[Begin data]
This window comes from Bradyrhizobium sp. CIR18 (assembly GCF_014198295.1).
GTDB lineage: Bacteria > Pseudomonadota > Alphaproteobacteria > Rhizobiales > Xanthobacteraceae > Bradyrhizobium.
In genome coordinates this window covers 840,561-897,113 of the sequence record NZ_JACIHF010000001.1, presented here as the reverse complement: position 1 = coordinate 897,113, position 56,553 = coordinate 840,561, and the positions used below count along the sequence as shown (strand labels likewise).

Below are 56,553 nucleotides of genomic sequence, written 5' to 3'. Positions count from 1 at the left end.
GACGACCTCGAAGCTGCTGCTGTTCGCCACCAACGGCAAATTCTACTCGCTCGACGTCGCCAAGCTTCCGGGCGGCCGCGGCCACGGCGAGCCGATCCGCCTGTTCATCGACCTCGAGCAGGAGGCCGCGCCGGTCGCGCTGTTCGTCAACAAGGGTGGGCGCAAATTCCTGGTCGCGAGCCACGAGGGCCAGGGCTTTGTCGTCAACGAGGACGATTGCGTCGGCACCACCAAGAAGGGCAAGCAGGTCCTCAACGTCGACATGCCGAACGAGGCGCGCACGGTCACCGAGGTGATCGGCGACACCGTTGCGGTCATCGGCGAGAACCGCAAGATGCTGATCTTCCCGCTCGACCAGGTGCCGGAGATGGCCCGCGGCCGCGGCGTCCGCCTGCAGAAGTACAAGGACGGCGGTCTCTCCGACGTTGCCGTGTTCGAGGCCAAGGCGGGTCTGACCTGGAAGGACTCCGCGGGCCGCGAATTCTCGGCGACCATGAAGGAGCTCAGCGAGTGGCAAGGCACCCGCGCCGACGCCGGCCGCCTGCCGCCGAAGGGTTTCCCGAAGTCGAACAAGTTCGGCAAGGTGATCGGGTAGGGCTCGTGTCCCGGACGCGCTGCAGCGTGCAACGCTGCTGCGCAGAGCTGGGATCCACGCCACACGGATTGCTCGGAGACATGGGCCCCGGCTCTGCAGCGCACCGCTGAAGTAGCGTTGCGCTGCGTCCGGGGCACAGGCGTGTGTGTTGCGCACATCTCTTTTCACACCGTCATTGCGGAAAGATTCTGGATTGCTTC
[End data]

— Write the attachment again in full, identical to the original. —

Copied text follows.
This window comes from Bradyrhizobium sp. CIR18 (assembly GCF_014198295.1).
GTDB lineage: Bacteria > Pseudomonadota > Alphaproteobacteria > Rhizobiales > Xanthobacteraceae > Bradyrhizobium.
In genome coordinates this window covers 840,561-897,113 of the sequence record NZ_JACIHF010000001.1, presented here as the reverse complement: position 1 = coordinate 897,113, position 56,553 = coordinate 840,561, and the positions used below count along the sequence as shown (strand labels likewise).

Below are 56,553 nucleotides of genomic sequence, written 5' to 3'. Positions count from 1 at the left end.
GACGACCTCGAAGCTGCTGCTGTTCGCCACCAACGGCAAATTCTACTCGCTCGACGTCGCCAAGCTTCCGGGCGGCCGCGGCCACGGCGAGCCGATCCGCCTGTTCATCGACCTCGAGCAGGAGGCCGCGCCGGTCGCGCTGTTCGTCAACAAGGGTGGGCGCAAATTCCTGGTCGCGAGCCACGAGGGCCAGGGCTTTGTCGTCAACGAGGACGATTGCGTCGGCACCACCAAGAAGGGCAAGCAGGTCCTCAACGTCGACATGCCGAACGAGGCGCGCACGGTCACCGAGGTGATCGGCGACACCGTTGCGGTCATCGGCGAGAACCGCAAGATGCTGATCTTCCCGCTCGACCAGGTGCCGGAGATGGCCCGCGGCCGCGGCGTCCGCCTGCAGAAGTACAAGGACGGCGGTCTCTCCGACGTTGCCGTGTTCGAGGCCAAGGCGGGTCTGACCTGGAAGGACTCCGCGGGCCGCGAATTCTCGGCGACCATGAAGGAGCTCAGCGAGTGGCAAGGCACCCGCGCCGACGCCGGCCGCCTGCCGCCGAAGGGTTTCCCGAAGTCGAACAAGTTCGGCAAGGTGATCGGGTAGGGCTCGTGTCCCGGACGCGCTGCAGCGTGCAACGCTGCTGCGCAGAGCTGGGATCCACGCCACACGGATTGCTCGGAGACATGGGCCCCGGCTCTGCAGCGCACCGCTGAAGTAGCGTTGCGCTGCGTCCGGGGCACAGGCGTGTGTGTTGCGCACATCTCTTTTCACACCGTCATTGCGGAAAGATTCTGGATTGCTTC